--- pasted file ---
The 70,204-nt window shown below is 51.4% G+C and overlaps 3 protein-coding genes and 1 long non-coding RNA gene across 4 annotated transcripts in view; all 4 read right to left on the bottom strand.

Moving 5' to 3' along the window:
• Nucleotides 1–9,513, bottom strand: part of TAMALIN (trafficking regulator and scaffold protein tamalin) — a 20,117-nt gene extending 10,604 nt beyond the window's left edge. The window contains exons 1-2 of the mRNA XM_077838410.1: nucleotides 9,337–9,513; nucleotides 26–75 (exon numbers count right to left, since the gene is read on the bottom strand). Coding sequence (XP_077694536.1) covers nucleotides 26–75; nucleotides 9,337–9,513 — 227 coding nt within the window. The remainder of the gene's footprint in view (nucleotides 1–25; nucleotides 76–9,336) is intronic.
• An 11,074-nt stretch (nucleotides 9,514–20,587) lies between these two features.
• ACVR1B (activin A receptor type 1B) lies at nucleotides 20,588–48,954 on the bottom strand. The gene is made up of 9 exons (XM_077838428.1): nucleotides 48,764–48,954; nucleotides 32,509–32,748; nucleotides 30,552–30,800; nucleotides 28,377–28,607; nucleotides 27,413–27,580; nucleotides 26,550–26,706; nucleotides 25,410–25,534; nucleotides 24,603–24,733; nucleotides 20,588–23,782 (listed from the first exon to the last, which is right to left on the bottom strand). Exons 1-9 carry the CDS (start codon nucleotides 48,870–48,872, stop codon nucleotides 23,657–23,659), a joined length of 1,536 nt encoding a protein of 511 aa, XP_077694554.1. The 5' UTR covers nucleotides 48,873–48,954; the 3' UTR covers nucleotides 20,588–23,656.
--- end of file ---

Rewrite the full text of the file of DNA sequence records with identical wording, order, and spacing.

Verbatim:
The 70,204-nt window shown below is 51.4% G+C and overlaps 3 protein-coding genes and 1 long non-coding RNA gene across 4 annotated transcripts in view; all 4 read right to left on the bottom strand.

Moving 5' to 3' along the window:
• Nucleotides 1–9,513, bottom strand: part of TAMALIN (trafficking regulator and scaffold protein tamalin) — a 20,117-nt gene extending 10,604 nt beyond the window's left edge. The window contains exons 1-2 of the mRNA XM_077838410.1: nucleotides 9,337–9,513; nucleotides 26–75 (exon numbers count right to left, since the gene is read on the bottom strand). Coding sequence (XP_077694536.1) covers nucleotides 26–75; nucleotides 9,337–9,513 — 227 coding nt within the window. The remainder of the gene's footprint in view (nucleotides 1–25; nucleotides 76–9,336) is intronic.
• An 11,074-nt stretch (nucleotides 9,514–20,587) lies between these two features.
• ACVR1B (activin A receptor type 1B) lies at nucleotides 20,588–48,954 on the bottom strand. The gene is made up of 9 exons (XM_077838428.1): nucleotides 48,764–48,954; nucleotides 32,509–32,748; nucleotides 30,552–30,800; nucleotides 28,377–28,607; nucleotides 27,413–27,580; nucleotides 26,550–26,706; nucleotides 25,410–25,534; nucleotides 24,603–24,733; nucleotides 20,588–23,782 (listed from the first exon to the last, which is right to left on the bottom strand). Exons 1-9 carry the CDS (start codon nucleotides 48,870–48,872, stop codon nucleotides 23,657–23,659), a joined length of 1,536 nt encoding a protein of 511 aa, XP_077694554.1. The 5' UTR covers nucleotides 48,873–48,954; the 3' UTR covers nucleotides 20,588–23,656.